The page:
The Aloe Vera Plant

Aloe Vera is a species in the Lily family. There are more than 300 species of Aloe, although only a few of them have special properties. Aloe Vera, or Aloe Barbadensis as it is sometimes called, is one of the few. The plant originates from Africa, probably North Africa. It is a succulent, which is only found to grow in subtropical and tropical climates, which never see frost.


Section of Aloe Vera leaf

Two parts of the plant are used.

It is IMPORTANT to know that two parts of the plant are used – and that they have very different effects:

1. Down the ages the gel inside the leaf has been used to treat all kinds of different conditions. The gel is still used to soothe and revitalise the skin after sunburn, insect bites, scratches, nappy rash and other skin irritations.  If this gel is mixed with the yellow plant juice (3), its beneficial effects are impaired – especially in topical use.

2 + 3. From the beginning of this century, the yellow plant juice, which originates in the cells beneath the green outer leaf (2 & 3 in the drawing), was extracted from a number of difference species of Aloe. It was used as a very potent laxative, although doses were difficult to manage accurately.  The juice is a skin irritant. In early pharmaceutical manuals, this yellow plant juice is referred to as "Aloe".

The History of Aloe Vera

The first time Aloe Vera is ever mentioned in writing is in "Papyrus Ebers", an ancient Egyptian script, which is about 3,000 years old and which is kept at the University of Leipzig in Germany. There are several later examples of written evidence that Aloe Vera was used as a healing agent in the past, e.g. in Ancient Greece. It is said, for example, that Aristotle persuaded Alexander the Great to conquer the island of Sokroto off the East coast of Africa for the purpose of obtaining enough Aloe to heal his soldiers' wounds. 

From Ancient Egypt and Greece, the plant spread eastwards to India, China, South-east Asia and Southern Europe. In the 16th Century it was brought across the Atlantic Ocean to the Caribbean and South America.

Aloe Vera was consumed orally and applied topically especially in subtropical and tropical parts of the world. Topical applications include healing burns, wounds, cuts and grazes. 

Aloe Vera was popular in Denmark before the Second World War.  It was common to have a "burns plant" in the kitchen. When you burned yourself cooking, you cut a small slice of leaf and applied the leaf gel to the burn, to relieve the pain and make the wound heal more quickly.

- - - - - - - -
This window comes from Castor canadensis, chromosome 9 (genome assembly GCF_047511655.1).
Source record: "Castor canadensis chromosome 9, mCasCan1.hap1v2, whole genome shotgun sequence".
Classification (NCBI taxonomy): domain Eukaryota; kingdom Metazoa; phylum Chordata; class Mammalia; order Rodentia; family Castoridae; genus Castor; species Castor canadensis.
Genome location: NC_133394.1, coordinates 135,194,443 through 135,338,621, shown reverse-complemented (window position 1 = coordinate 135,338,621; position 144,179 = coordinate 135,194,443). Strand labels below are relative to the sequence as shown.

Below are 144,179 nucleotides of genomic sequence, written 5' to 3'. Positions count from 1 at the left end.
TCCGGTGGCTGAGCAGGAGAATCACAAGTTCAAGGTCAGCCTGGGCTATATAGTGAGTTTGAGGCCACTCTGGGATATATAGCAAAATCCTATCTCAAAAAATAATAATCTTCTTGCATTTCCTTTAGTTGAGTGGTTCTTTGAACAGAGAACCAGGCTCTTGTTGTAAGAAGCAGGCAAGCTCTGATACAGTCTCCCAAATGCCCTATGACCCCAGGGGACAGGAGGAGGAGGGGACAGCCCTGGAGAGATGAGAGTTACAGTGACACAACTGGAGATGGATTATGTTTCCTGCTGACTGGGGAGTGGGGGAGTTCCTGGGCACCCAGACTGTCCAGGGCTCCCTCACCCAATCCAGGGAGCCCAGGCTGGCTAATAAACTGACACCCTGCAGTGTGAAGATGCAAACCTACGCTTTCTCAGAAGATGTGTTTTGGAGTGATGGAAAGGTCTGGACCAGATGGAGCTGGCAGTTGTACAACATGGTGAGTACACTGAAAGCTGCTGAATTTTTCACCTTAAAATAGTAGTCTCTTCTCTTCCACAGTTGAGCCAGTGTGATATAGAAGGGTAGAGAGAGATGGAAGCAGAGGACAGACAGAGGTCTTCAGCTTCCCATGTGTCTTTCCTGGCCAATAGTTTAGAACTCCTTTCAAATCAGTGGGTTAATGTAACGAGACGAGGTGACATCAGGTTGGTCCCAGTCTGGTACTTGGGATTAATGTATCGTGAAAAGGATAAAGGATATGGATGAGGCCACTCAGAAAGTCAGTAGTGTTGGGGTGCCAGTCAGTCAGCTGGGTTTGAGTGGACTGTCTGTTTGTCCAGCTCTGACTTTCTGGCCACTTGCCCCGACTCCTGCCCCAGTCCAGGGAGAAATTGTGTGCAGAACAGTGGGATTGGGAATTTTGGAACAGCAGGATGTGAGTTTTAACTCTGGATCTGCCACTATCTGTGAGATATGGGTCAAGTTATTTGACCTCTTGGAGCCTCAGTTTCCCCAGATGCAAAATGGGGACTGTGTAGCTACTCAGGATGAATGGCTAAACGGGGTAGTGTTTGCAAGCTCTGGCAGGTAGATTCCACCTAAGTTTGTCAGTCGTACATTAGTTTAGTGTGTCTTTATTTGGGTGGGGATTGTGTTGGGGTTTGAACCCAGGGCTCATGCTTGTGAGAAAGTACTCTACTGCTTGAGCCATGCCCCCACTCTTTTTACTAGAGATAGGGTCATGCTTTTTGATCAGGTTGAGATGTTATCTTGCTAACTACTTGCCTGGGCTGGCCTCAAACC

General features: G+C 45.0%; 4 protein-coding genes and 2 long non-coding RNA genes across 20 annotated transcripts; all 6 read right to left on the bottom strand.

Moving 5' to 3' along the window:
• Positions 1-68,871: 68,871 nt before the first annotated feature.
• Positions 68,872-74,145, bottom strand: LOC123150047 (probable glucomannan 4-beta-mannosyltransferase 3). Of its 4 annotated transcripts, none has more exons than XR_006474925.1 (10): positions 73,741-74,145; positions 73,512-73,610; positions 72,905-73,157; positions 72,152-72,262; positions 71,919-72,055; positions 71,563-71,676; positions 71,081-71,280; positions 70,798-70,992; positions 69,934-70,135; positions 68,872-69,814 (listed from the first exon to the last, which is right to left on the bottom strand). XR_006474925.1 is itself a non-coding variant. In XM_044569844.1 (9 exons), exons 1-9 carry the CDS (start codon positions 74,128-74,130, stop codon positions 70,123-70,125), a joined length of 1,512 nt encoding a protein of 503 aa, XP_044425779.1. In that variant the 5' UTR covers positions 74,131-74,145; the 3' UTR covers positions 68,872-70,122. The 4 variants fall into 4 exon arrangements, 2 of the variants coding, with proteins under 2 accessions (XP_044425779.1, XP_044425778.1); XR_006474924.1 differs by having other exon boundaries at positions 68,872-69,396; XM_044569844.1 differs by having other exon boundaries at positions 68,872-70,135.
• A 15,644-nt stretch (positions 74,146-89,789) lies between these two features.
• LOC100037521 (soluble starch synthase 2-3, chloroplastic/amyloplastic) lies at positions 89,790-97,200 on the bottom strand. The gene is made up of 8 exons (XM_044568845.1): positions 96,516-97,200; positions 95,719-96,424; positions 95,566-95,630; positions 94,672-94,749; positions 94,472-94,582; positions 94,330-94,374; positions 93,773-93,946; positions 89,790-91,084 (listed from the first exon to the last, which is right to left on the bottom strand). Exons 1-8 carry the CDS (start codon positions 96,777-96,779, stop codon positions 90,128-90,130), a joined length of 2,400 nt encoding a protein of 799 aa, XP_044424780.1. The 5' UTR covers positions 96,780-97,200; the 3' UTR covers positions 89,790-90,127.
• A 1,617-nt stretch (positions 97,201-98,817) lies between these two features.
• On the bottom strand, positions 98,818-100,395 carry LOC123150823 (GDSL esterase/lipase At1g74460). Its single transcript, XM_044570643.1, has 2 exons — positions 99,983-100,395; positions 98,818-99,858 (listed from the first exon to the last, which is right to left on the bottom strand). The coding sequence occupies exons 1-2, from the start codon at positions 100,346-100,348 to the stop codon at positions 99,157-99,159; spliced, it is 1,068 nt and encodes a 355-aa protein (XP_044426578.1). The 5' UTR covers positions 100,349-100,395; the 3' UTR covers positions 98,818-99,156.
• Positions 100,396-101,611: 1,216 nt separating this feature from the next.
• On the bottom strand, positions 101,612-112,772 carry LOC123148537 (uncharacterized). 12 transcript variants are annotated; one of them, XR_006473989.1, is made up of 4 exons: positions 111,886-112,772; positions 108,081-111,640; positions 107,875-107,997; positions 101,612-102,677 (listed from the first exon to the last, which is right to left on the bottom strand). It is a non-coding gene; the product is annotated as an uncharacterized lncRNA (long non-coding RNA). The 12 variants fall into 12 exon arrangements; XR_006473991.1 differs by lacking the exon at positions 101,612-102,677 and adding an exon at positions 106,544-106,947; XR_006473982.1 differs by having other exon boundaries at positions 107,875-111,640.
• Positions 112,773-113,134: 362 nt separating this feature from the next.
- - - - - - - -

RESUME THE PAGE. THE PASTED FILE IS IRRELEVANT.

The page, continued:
The use of Aloe Vera in recent times

Since the 1930s and 1940s the effects of Aloe Vera have been described in a large number of scientific papers. However, it was not until the mid-1960s that methods were developed, by which to stabilise and preserve the leaf gel. Subsequently Aloe Vera was used in cosmetic products in the USA, which exploited the moisturising, softening and rejuvenating effects of the plant. During this period, the use of the plant spread to more temperate parts of USA and the rest of the world.  As the market grew, science showed renewed interest in the plant and in the past two decades many experiments have been performed and heaps of articles have been written about the effects of Aloe Vera and preservation of the active substances in the stabilised gel. 

Aloe Vera in Cosmetics

Based on promising results from the latest scientific research into Aloe Vera, some players in the cosmetics industry include Aloe Vera in more or less every product they make. Unfortunately many companies omit to state how much Aloe Vera is contained in their products and which quality is used.  Aloe Vera is a relatively costly ingredient to handle if the quality is to be good enough for pharmaceutical and cosmetic purposes. Production processes must be painstaking and gentle to obtain the best quality Aloe Vera, in which all the revitalising and moisturising properties are preserved. These processes are described below. We advise consumers to buy Aloe Vera with care.  According to FDA (the US Food & Drug Administration), for there to be any effect on skin irritation, the concentration of Aloe Vera in a cosmetic product must be at least 5-10 %. If a regenerating effect is required, the concentration must be much higher.  At Aloe Vera Group, we believe it is important that our products meet all our consumers' expectations. All our products contain the highest possible concentration of Aloe Vera. 

If you would like more information about Aloe Vera, you are welcome to request articles and/or documentation. Call us on +45 39690814.

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